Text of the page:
Cells must grow and duplicate their internal structures during interphase before they can divide during mitosis.
- Describe the events that occur during Interphase
- There are three stages of interphase: G1 (first gap), S (synthesis of new DNA ), and G2 (second gap).
- Cells spend most of their lives in interphase, specifically in the S phase where genetic material must be copied.
- The cell grows and carries out biochemical functions, such as protein synthesis, in the G1 phase.
- During the S phase, DNA is duplicated into two sister chromatids, and centrosomes, which give rise to the mitotic spindle, are also replicated.
- In the G2 phase, energy is replenished, new proteins are synthesized, the cytoskeleton is dismantled, and additional growth occurs.
- interphase: the stage in the life cycle of a cell where the cell grows and DNA is replicated
- sister chromatid: either of the two identical strands of a chromosome (DNA material) that separate during mitosis
- mitotic spindle: the apparatus that orchestrates the movement of chromosomes during mitosis
During interphase, the cell undergoes normal growth processes while also preparing for cell division. In order for a cell to move from interphase into the mitotic phase, many internal and external conditions must be met. The three stages of interphase are called G1, S, and G2 .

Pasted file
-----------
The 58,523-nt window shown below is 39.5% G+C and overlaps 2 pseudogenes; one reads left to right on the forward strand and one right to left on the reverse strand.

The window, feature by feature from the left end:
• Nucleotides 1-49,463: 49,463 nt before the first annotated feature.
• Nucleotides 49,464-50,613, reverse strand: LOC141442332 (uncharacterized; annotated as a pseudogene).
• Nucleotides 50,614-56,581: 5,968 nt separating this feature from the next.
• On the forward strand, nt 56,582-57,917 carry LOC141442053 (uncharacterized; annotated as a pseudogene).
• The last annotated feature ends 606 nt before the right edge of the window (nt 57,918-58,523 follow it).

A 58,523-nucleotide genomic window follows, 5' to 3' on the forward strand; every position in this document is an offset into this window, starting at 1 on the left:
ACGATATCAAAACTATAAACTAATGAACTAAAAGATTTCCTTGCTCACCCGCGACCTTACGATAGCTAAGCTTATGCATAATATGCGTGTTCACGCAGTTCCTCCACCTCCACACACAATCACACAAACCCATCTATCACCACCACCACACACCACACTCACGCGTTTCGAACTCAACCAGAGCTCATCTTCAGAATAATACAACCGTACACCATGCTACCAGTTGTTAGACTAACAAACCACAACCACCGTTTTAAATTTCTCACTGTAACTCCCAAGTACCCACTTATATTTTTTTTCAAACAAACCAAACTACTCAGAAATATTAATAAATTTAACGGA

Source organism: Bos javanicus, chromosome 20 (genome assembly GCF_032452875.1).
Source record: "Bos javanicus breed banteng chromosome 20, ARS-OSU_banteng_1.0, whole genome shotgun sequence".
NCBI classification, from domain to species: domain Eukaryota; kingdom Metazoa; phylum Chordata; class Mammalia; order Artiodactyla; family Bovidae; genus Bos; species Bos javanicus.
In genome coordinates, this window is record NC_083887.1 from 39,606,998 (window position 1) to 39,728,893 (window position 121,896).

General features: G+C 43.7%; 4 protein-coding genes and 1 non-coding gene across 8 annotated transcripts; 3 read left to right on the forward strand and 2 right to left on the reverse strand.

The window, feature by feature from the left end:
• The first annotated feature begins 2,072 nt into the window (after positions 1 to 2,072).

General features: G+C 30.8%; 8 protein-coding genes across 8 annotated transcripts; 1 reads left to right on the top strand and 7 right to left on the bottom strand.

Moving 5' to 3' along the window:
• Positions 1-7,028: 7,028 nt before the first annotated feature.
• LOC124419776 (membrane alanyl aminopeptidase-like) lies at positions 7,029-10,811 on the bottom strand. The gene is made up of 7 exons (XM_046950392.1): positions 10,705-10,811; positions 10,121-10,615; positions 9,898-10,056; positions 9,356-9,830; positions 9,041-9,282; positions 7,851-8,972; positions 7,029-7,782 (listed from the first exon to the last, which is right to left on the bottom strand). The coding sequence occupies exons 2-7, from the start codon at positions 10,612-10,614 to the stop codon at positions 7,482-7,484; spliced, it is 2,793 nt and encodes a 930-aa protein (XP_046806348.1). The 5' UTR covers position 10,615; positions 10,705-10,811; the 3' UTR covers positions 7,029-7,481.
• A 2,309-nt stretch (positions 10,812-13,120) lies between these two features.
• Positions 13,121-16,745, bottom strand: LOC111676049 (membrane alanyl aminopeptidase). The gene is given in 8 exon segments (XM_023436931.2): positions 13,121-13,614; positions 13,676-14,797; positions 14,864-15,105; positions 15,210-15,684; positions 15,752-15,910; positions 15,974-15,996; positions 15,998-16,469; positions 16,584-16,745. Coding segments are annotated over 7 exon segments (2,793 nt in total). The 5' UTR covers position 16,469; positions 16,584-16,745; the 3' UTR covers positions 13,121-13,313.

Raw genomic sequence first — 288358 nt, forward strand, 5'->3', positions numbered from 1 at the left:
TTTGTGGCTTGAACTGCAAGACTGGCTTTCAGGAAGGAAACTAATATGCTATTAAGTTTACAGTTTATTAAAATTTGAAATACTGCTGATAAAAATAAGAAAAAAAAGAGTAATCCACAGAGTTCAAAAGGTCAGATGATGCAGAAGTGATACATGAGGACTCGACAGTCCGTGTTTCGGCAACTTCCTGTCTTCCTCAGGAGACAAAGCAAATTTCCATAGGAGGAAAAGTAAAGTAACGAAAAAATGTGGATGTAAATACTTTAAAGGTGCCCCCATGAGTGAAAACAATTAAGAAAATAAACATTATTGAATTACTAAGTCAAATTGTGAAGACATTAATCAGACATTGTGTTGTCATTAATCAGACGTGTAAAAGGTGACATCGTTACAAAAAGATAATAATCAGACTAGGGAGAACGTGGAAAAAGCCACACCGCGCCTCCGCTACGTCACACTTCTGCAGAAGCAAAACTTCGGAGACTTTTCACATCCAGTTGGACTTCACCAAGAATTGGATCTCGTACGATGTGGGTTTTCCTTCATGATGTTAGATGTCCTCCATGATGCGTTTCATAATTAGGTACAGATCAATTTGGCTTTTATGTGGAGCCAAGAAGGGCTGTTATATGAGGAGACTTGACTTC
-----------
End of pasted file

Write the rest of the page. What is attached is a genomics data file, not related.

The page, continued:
The Stages of Interphase and the Cell Cycle: The cell cycle consists of interphase and the mitotic phase. During interphase, the cell grows and the nuclear DNA is duplicated. Interphase is followed by the mitotic phase. During the mitotic phase, the duplicated chromosomes are segregated and distributed into daughter nuclei. The cytoplasm is usually divided as well, resulting in two daughter cells.
G1 Phase (First Gap)
The first stage of interphase is called the G1 phase (first gap) because, from a microscopic aspect, little change is visible. However, during the G1 stage, the cell is quite active at the biochemical level. The cell grows and accumulates the building blocks of chromosomal DNA and the associated proteins as well as sufficient energy reserves to complete the task of replicating each chromosome in the nucleus.
S Phase (Synthesis of DNA)
The synthesis phase of interphase takes the longest because of the complexity of the genetic material being duplicated. Throughout interphase, nuclear DNA remains in a semi-condensed chromatin configuration. In the S phase, DNA replication results in the formation of identical pairs of DNA molecules, sister chromatids, that are firmly attached to the centromeric region. The centrosome is duplicated during the S phase. The two centrosomes will give rise to the mitotic spindle, the apparatus that orchestrates the movement of chromosomes during mitosis. At the center of each animal cell, the centrosomes of animal cells are associated with a pair of rod-like objects, the centrioles, which are at right angles to each other. Centrioles help organize cell division. Centrioles are not present in the centrosomes of other eukaryotic species, such as plants and most fungi.
G2 Phase (Second Gap)
In the G2 phase, the cell replenishes its energy stores and synthesizes proteins necessary for chromosome manipulation. Some cell organelles are duplicated, and the cytoskeleton is dismantled to provide resources for the mitotic phase. There may be additional cell growth during G2. The final preparations for the mitotic phase must be completed before the cell is able to enter the first stage of mitosis.